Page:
He attacks Cleon as a politician, by saying “you don’t think politics is for the educated do you? Or the honest? It’s for illiterate scum like you now! ” This is a direct allusion to Cleon’s low birth and uncouth character. Aristophanes also wished to highlight the devious and sly nature of Cleon. The chorus says of the Paphlagonian “take care he don’t escape from you ‘cos he knows all the back ways to get through! ” In the play, the Paphlagonian is constantly referring to “when I sailed to Pylos” or, “the seat I won at Pylos”, and the contemporary audience would have been fully aware of what Aristophanes was referring to here.
During the Peloponnesian war, the Athenians besieged a number of the Spartan enemy on the island of Sphacteria. The Spartans, fearing the loss of several hundred men sent to representatives to Athens to negotiate peace. However, Cleon ensured that this peace mission failed. Cleon sailed to Sphacteria with a small force, and soon after his arrival the Athenian general Demosthenes, stormed the island, capturing 300 prisoners, of 100 of whom were Spartans. This credit for this victory was taken by Cleon, who was showered with praise and honours, for effectively doing nothing at all.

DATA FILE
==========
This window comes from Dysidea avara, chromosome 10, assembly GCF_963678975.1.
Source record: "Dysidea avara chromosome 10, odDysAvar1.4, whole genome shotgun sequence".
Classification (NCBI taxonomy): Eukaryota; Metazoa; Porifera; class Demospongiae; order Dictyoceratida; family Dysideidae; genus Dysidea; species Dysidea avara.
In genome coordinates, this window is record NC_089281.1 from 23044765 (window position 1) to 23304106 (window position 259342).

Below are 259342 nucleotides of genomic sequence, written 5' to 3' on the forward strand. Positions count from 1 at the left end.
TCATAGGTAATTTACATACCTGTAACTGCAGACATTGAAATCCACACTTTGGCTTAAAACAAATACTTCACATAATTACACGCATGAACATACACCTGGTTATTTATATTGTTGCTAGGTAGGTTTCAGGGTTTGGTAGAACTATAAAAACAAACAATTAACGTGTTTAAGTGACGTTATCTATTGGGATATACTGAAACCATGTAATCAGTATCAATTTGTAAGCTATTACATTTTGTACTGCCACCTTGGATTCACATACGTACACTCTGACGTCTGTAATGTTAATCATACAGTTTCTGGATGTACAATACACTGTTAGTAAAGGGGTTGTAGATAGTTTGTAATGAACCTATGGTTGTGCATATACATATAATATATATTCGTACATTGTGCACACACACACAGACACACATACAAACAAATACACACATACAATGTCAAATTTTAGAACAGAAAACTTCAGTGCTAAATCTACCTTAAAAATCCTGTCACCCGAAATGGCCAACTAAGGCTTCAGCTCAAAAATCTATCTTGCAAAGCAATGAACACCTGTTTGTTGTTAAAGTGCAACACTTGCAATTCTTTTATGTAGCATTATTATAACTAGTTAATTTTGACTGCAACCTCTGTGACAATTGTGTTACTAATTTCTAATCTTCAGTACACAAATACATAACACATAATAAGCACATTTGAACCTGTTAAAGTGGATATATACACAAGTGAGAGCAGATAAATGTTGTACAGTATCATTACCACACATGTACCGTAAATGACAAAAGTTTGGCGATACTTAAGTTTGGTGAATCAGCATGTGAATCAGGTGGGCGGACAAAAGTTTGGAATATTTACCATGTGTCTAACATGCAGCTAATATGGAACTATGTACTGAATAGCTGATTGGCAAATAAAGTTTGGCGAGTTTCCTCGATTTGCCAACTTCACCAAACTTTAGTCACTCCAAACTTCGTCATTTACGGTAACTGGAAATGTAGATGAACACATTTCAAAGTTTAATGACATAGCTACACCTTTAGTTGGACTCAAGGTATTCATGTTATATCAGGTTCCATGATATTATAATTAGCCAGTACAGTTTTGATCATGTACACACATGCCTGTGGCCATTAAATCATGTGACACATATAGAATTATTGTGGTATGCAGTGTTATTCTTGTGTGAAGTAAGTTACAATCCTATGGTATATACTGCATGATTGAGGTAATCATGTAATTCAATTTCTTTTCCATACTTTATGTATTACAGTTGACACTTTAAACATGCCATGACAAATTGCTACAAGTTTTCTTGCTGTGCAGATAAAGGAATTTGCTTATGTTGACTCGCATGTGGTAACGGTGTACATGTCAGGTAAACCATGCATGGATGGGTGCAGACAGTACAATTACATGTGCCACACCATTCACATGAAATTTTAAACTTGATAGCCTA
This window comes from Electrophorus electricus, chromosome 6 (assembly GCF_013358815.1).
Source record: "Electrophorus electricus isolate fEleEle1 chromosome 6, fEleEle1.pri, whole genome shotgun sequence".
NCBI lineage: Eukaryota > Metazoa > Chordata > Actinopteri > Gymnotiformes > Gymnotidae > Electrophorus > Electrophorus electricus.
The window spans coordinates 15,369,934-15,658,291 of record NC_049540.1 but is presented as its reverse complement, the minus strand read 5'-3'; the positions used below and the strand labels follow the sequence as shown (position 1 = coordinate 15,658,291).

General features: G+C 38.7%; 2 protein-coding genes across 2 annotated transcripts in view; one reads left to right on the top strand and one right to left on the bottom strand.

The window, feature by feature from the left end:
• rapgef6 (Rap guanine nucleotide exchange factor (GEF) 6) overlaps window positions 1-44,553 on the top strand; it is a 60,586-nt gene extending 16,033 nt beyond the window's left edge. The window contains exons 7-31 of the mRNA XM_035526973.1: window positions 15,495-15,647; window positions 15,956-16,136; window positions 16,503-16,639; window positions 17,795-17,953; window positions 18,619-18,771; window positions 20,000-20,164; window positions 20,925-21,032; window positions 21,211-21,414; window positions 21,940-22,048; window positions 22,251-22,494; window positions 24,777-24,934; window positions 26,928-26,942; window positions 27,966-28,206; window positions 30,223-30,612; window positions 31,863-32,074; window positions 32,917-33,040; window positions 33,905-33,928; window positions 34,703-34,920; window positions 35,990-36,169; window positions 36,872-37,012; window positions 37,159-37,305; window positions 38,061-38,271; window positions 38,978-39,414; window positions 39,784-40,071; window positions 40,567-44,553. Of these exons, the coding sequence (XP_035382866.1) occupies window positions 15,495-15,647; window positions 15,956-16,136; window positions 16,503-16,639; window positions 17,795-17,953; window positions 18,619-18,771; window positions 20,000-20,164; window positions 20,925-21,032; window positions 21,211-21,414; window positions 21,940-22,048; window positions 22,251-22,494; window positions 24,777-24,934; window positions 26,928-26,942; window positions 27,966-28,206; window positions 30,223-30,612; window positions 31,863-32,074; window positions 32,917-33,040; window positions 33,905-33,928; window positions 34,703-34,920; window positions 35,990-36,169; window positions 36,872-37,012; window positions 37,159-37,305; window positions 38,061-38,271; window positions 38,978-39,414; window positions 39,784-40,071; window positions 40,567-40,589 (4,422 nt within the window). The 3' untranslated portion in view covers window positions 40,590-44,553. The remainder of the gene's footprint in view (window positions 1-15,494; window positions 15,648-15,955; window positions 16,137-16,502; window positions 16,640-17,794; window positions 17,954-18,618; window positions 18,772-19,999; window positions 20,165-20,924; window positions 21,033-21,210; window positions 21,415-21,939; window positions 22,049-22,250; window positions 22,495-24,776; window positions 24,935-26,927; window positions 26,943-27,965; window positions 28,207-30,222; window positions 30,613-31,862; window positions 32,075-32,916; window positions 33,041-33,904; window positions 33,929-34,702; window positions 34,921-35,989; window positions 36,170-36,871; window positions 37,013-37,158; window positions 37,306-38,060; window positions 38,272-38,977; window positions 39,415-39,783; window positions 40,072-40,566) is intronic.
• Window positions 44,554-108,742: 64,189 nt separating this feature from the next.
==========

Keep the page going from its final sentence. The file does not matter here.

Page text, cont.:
Aristophanes makes sure that the Paphlagonian constantly reminds Thepeople of this ‘victory’ to show how dishonest and cowardly Cleon really was for stealing all the glory. He is also terribly boastful about his victory, saying “It’s like when I sailed to Pylos, crept up on the General there, and brought the Spartans home myself. ” We can see here how Aristophanes tries to exploit the unattractive quality of vanity in Cleon. A character with whom the Paphlagonian is closely linked is Thepeople, who represents the Athenian ‘Demos’, or normal Athenian citizens.
Thepeople is represented as an elderly man, in order to celebrate the virtue of wisdom which came with age. In ancient times, men were not allowed to become councillors, jurors, or magistrates until the age of 30, by which time it was assumed that they would have all the knowledge, wisdom and awareness of responsibility needed to undertake such positions of political power. However, Aristophanes also highlights the fact that some old men were not such wise and sagacious statesmen, but obstinate, senile and bad tempered old fools.